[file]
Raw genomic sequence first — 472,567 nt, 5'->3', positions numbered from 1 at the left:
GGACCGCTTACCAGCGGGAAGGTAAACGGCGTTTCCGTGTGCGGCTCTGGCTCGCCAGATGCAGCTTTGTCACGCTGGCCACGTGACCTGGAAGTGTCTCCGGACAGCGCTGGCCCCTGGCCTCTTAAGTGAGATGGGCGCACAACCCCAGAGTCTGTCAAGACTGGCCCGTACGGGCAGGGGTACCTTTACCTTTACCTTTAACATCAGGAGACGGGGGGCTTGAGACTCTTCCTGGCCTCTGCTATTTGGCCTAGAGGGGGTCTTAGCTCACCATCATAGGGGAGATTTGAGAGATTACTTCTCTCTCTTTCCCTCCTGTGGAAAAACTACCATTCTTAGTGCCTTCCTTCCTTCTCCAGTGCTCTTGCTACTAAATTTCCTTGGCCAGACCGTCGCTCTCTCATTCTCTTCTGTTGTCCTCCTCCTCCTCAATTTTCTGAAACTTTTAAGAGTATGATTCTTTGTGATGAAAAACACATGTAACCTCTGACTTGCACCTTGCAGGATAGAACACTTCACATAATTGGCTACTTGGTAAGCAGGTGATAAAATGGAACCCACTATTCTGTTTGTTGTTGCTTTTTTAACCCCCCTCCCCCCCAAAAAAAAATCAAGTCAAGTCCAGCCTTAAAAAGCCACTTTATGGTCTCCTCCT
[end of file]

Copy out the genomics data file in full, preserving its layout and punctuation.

Raw genomic sequence first — 472,567 nt, 5'->3', positions numbered from 1 at the left:
GGACCGCTTACCAGCGGGAAGGTAAACGGCGTTTCCGTGTGCGGCTCTGGCTCGCCAGATGCAGCTTTGTCACGCTGGCCACGTGACCTGGAAGTGTCTCCGGACAGCGCTGGCCCCTGGCCTCTTAAGTGAGATGGGCGCACAACCCCAGAGTCTGTCAAGACTGGCCCGTACGGGCAGGGGTACCTTTACCTTTACCTTTAACATCAGGAGACGGGGGGCTTGAGACTCTTCCTGGCCTCTGCTATTTGGCCTAGAGGGGGTCTTAGCTCACCATCATAGGGGAGATTTGAGAGATTACTTCTCTCTCTTTCCCTCCTGTGGAAAAACTACCATTCTTAGTGCCTTCCTTCCTTCTCCAGTGCTCTTGCTACTAAATTTCCTTGGCCAGACCGTCGCTCTCTCATTCTCTTCTGTTGTCCTCCTCCTCCTCAATTTTCTGAAACTTTTAAGAGTATGATTCTTTGTGATGAAAAACACATGTAACCTCTGACTTGCACCTTGCAGGATAGAACACTTCACATAATTGGCTACTTGGTAAGCAGGTGATAAAATGGAACCCACTATTCTGTTTGTTGTTGCTTTTTTAACCCCCCTCCCCCCCAAAAAAAAATCAAGTCAAGTCCAGCCTTAAAAAGCCACTTTATGGTCTCCTCCT